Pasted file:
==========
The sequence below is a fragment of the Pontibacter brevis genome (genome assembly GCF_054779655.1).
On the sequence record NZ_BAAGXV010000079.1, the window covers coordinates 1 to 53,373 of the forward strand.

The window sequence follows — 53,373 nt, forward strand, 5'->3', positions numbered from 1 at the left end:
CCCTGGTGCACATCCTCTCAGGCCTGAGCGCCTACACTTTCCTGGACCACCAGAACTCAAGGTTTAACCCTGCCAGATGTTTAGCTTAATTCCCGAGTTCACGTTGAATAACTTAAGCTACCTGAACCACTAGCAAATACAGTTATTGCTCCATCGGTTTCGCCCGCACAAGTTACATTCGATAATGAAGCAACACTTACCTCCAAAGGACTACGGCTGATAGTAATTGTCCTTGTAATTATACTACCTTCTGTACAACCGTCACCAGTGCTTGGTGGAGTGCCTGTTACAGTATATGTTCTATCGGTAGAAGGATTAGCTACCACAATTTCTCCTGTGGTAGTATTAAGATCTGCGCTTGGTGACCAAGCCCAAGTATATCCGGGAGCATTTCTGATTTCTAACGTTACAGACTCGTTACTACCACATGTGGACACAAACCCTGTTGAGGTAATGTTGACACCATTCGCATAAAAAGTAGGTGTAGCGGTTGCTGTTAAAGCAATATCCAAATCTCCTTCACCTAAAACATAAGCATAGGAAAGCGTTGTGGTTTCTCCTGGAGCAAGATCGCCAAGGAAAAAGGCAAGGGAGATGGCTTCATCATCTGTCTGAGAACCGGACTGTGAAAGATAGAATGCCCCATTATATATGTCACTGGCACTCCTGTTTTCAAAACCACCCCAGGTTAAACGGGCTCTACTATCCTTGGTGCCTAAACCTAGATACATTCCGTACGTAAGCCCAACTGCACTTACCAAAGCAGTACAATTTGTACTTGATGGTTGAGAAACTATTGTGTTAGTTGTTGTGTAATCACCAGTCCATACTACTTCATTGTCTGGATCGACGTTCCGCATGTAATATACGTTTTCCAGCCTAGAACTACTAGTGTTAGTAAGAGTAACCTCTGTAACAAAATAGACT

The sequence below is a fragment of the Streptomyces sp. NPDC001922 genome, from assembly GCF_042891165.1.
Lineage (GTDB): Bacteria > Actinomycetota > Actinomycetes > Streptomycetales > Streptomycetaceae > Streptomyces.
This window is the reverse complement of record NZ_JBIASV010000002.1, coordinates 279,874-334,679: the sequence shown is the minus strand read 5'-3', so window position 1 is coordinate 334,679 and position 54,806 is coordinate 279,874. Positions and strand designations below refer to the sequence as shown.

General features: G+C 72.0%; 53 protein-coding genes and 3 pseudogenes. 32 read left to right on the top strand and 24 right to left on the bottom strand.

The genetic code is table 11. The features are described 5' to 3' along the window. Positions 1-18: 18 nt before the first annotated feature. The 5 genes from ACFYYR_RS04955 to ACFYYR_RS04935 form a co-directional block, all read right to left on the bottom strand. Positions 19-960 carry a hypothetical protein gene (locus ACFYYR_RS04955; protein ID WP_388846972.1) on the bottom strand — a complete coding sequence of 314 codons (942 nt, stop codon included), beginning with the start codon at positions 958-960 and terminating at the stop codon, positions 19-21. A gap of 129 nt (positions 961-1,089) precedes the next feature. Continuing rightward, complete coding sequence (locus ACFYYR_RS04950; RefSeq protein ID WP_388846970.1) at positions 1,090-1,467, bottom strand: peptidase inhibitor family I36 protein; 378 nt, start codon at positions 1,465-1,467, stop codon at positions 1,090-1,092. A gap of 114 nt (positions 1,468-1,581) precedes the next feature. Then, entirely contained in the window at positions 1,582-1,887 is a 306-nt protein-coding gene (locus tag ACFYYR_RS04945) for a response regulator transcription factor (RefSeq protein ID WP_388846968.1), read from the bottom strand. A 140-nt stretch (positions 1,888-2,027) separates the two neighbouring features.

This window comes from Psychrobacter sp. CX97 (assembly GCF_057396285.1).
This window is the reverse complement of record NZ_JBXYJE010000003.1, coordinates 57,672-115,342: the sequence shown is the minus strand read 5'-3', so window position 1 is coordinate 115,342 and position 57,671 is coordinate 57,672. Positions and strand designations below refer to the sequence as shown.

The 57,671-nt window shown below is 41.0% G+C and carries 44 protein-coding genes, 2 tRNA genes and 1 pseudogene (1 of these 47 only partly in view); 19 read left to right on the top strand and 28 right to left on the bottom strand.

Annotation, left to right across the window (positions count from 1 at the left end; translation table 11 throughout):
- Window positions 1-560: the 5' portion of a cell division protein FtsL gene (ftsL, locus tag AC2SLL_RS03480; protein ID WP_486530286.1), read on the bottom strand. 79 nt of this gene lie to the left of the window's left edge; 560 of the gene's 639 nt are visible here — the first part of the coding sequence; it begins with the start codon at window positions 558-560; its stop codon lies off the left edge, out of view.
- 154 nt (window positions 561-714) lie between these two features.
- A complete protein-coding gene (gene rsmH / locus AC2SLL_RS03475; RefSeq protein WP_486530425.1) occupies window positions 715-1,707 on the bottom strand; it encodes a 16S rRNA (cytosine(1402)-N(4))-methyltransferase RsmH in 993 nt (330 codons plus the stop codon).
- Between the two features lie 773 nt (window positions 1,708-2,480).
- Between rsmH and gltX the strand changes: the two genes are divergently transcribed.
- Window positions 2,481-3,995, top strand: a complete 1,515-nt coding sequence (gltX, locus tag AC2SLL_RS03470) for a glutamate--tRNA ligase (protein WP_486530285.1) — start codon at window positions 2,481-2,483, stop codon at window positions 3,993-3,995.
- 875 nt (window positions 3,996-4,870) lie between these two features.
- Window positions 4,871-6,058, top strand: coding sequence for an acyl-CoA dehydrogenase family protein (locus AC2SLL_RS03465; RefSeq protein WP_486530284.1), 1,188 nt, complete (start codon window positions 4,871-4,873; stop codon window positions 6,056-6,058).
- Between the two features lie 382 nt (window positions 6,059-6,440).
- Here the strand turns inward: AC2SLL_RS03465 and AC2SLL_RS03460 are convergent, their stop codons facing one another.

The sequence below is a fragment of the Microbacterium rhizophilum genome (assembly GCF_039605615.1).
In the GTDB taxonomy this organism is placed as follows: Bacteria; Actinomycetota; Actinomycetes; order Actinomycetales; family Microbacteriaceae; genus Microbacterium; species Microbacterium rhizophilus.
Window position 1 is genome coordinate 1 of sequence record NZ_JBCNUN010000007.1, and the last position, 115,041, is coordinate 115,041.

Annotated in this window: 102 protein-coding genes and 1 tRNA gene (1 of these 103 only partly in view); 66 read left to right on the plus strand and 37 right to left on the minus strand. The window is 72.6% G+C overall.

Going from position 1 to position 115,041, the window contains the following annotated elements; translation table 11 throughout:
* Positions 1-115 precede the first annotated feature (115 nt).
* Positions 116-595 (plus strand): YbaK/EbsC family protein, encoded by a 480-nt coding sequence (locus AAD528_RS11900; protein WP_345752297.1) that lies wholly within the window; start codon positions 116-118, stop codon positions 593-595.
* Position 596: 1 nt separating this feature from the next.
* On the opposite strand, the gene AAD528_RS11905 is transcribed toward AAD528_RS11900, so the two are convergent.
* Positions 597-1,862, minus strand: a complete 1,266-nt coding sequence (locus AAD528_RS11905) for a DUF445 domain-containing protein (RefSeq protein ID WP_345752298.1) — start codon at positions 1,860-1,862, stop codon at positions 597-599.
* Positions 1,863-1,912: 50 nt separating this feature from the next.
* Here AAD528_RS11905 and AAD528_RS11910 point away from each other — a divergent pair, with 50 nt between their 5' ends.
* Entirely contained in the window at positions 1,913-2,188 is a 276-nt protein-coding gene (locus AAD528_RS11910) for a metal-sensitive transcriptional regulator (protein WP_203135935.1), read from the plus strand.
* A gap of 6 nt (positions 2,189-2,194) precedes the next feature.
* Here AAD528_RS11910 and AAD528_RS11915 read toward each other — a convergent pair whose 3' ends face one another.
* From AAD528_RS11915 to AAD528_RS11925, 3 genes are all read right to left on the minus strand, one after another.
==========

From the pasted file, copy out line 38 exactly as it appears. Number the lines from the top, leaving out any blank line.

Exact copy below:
* Here AAD528_RS11910 and AAD528_RS11915 read toward each other — a convergent pair whose 3' ends face one another.